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The politics of Uzbekistan take place in a framework of a presidential republic, whereby the President of Uzbekistan is both head of state and head of government. Executive power is exercised by the government. Legislative power is vested in both the government and the two chambers of parliament, Legislative Chamber and Senate. Positions in Uzbekistan's government are largely dependent on clan membership and politics, rather than on party membership.
The movement toward economic reform in Uzbekistan has not been matched by movement toward political reform. The government of Uzbekistan has instead tightened its grip since independence (September 1, 1991), cracking down increasingly on opposition groups. Although the names have changed, the institutions of government remain similar to those that existed before the breakup of the Soviet Union. The government has justified its restraint of public assembly, opposition parties, and the media by emphasizing the need for stability and a gradual approach to change during the transitional period, citing the conflict and chaos in the other former republics (most convincingly, neighboring Tajikistan). This approach has found credence among a large share of Uzbekistan's population, although such a position may not be sustainable in the long run.
Despite the trappings of institutional change, the first years of independence saw more resistance than acceptance of the institutional changes required for democratic reform to take hold. Whatever initial movement toward democracy existed in Uzbekistan in the early days of independence seems to have been overcome by the inertia of the remaining Soviet-style strong centralized leadership.
In the Soviet era, Uzbekistan organized its government and its local communist party in conformity with the structure prescribed for all the republics. The Communist Party of the Soviet Union (CPSU) occupied the central position in ruling the country. The party provided both the guidance and the personnel for the government structure. The system was strictly bureaucratic: every level of government and every governmental body found its mirror image in the party. The instrument used by the CPSU to control the bureaucracy was the system of nomenklatura, a list of sensitive jobs in the government and other important organizations that could be filled only with party approval. The nomenklatura defined the Soviet political leadership, and the people on the list invariably were members of the CPSU.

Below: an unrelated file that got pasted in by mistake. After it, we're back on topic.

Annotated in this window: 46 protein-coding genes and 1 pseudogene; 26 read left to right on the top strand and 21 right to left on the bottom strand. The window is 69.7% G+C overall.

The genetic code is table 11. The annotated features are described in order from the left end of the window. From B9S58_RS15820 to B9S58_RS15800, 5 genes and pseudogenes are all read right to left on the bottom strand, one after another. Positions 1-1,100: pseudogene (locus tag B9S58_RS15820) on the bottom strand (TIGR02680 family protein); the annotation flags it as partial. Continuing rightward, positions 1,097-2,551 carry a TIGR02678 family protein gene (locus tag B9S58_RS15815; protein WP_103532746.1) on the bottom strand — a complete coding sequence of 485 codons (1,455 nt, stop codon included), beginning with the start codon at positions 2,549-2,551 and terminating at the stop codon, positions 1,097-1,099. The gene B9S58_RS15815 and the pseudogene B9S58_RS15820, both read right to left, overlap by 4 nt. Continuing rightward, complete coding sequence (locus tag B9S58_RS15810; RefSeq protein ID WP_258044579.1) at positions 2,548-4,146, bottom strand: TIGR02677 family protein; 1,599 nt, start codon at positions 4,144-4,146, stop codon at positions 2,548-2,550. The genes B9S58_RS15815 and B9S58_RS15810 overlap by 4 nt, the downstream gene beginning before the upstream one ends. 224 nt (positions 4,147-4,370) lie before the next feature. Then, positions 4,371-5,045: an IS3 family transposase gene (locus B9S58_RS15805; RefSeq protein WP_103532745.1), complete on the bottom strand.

Following the failure of the coup against the government of Mikhail Gorbachev in Moscow in August 1991, Uzbekistan's Supreme Soviet declared the independence of the republic, henceforth to be known as the Republic of Uzbekistan. At the same time, the Communist Party of Uzbekistan voted to cut its ties with the CPSU; three months later, it changed its name to the People's Democratic Party of Uzbekistan (PDPU), but the party leadership, under President Islam Karimov, remained in place. Independence brought a series of institutional changes, but the substance of governance in Uzbekistan changed much less dramatically.
On December 21, 1991, together with the leaders of ten other Soviet republics, Karimov agreed to dissolve the Soviet Union and form the Commonwealth of Independent States, of which Uzbekistan became a charter member according to the Alma-Ata Declaration. Shortly thereafter, Karimov was elected president of independent Uzbekistan in the new country's first contested election. Karimov drew 86% of the vote against opposition candidate Muhammad Salih (also spelled "Salih" or "Salikh"), whose showing experts praised in view of charges that the election had been rigged. The major opposition party, Birlik, had been refused registration as an official party in time for the election.
In 1992 the PDPU retained the dominant position in the executive and legislative branches of government that the Communist Party of Uzbekistan had enjoyed. All true opposition groups were repressed and physically discouraged. Birlik, the original opposition party formed by intellectuals in 1989, was banned for allegedly subversive activities, establishing the Karimov regime's dominant rationalization for increased authoritarianism: Islamic fundamentalism threatened to overthrow the secular state and establish an Islamic regime similar to that in Iran. The constitution ratified in December 1992 reaffirmed that Uzbekistan is a secular state. Although the constitution prescribed a new form of legislature, the PDPU-dominated Supreme Soviet remained in office for nearly two years until the first parliamentary election, which took place in December 1994 and January 1995.